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Pay Attention To What’s Working

Monitoring the communication that gets the most clicks and comments can give you important insight into what’s resonating with your audience, Pollak says. Measuring how they respond to different material can help you deliver more value to them and, at the same time, increase your reach and influence.

Similarly, feedback from colleagues, supervisors, or mentors can give you insight into your own strengths, value, and performance, Pollak says. “Then, instead of changing or reacting [to situations in the workplace], improve based on those metrics,” she says. You don’t want to “change with the wind,” she says. “However, you want to know that what you’re doing works, and be flexible in your style if the outcomes are not what you want them to be,” she says.

Choose Consistency, Not Predictability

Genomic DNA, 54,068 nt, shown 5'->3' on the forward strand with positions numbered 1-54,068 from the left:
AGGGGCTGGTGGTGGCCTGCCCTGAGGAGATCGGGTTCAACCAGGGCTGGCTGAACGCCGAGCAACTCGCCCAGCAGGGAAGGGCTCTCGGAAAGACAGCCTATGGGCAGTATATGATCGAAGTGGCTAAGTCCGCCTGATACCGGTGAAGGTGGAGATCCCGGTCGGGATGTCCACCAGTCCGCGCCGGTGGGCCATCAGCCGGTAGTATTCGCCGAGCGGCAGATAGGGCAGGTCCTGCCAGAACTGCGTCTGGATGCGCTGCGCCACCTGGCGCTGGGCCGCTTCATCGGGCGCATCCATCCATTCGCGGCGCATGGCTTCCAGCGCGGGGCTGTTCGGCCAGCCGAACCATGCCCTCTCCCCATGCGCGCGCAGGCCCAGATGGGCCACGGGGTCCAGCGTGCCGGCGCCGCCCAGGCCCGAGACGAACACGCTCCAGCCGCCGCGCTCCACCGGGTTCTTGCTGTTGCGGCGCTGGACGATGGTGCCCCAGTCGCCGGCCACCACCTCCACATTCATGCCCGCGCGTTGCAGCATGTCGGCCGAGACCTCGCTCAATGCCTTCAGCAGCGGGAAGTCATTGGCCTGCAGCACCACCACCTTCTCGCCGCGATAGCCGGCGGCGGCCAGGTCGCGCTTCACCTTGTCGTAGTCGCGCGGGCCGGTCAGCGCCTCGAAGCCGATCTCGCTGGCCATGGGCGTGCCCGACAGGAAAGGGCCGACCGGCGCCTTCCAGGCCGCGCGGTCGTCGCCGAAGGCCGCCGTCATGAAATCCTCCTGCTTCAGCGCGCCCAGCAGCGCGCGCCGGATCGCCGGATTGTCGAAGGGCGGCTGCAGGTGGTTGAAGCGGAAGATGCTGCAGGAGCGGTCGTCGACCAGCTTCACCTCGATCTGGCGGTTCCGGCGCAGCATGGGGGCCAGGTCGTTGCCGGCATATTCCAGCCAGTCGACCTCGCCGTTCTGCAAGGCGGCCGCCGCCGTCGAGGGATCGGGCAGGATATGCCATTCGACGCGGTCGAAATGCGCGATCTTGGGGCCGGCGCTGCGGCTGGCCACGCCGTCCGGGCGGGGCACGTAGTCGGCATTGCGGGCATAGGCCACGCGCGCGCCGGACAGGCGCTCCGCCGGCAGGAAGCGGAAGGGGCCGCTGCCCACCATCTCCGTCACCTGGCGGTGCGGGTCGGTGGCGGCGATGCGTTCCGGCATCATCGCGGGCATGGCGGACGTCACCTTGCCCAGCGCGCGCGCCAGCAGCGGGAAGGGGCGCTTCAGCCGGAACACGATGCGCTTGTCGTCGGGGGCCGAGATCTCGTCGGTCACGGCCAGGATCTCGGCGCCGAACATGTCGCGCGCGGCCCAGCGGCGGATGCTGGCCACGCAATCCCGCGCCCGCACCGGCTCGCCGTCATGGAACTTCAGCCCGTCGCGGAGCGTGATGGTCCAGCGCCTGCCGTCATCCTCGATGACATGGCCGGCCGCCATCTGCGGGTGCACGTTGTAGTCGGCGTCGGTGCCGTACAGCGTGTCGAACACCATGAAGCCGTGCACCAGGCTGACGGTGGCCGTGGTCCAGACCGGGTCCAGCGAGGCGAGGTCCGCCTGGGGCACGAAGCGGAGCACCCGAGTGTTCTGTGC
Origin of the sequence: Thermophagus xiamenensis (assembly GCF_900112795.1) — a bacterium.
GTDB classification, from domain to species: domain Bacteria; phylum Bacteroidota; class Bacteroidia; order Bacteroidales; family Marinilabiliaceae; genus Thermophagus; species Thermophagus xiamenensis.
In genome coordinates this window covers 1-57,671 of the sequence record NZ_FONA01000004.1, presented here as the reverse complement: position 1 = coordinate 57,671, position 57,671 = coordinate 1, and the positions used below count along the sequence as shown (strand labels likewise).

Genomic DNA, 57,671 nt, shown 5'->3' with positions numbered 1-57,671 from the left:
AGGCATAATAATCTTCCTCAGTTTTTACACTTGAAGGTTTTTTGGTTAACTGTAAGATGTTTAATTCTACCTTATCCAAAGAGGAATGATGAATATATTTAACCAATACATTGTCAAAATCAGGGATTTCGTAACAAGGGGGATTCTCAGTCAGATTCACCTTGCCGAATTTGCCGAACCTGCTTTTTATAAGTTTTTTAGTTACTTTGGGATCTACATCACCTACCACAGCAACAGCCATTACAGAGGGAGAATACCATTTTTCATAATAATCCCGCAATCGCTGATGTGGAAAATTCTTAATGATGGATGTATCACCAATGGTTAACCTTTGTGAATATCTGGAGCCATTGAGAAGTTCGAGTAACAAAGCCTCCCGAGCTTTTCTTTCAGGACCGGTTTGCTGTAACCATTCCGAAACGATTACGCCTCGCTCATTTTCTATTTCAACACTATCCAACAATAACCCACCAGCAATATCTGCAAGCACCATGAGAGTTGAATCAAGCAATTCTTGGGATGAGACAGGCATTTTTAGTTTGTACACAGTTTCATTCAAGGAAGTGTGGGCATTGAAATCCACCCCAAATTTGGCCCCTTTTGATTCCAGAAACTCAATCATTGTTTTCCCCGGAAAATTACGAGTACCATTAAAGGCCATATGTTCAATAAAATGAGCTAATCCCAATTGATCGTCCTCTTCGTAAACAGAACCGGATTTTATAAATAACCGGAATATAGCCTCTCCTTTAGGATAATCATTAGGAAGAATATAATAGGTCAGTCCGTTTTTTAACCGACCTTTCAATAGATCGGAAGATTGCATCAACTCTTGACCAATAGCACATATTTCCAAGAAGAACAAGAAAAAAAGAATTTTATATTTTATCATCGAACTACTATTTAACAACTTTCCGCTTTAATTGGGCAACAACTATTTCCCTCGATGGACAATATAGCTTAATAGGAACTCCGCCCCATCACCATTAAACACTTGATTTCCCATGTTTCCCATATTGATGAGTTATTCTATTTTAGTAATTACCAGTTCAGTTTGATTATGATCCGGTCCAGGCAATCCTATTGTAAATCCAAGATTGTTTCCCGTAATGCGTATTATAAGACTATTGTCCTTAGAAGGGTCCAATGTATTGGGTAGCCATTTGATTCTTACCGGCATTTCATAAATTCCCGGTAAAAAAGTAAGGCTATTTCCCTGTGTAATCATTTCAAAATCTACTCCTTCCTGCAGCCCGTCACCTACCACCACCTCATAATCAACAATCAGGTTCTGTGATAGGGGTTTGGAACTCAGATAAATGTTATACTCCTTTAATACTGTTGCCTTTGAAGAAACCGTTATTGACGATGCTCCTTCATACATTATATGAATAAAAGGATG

When people check a social media influencer’s page or posts, they want to know what to expect. They may know how the person makes them feel. They may be looking for information. But if they visit a few times and they don’t get what they expect—perhaps the content hasn’t been updated lately or it’s poor quality or stale—the trust between influencer and audience is broken and they likely won’t be back. In the workplace, being reliable and consistently delivering what is expected of you is important in building influence as well, she says.

At the same time, don’t be so predictable that you’re boring. A little risk can be a good thing, Pollak says.

“There’s sort of an understanding now that the old way is just not going to cut it, so you have to be willing to take some chances to succeed,” she says. “Social media influencers are really good at that, and I admire that willingness to just try new stuff.”

About the author

Gwen Moran writes about business, money and assorted other topics for leading publications and web sites. She was named a Small Business Influencer Awards Top 100 Champion in 2015, 2014, and 2012 and is the co-author of The Complete Idiot's Guide to Business Plans (Alpha, 2010), and several other books.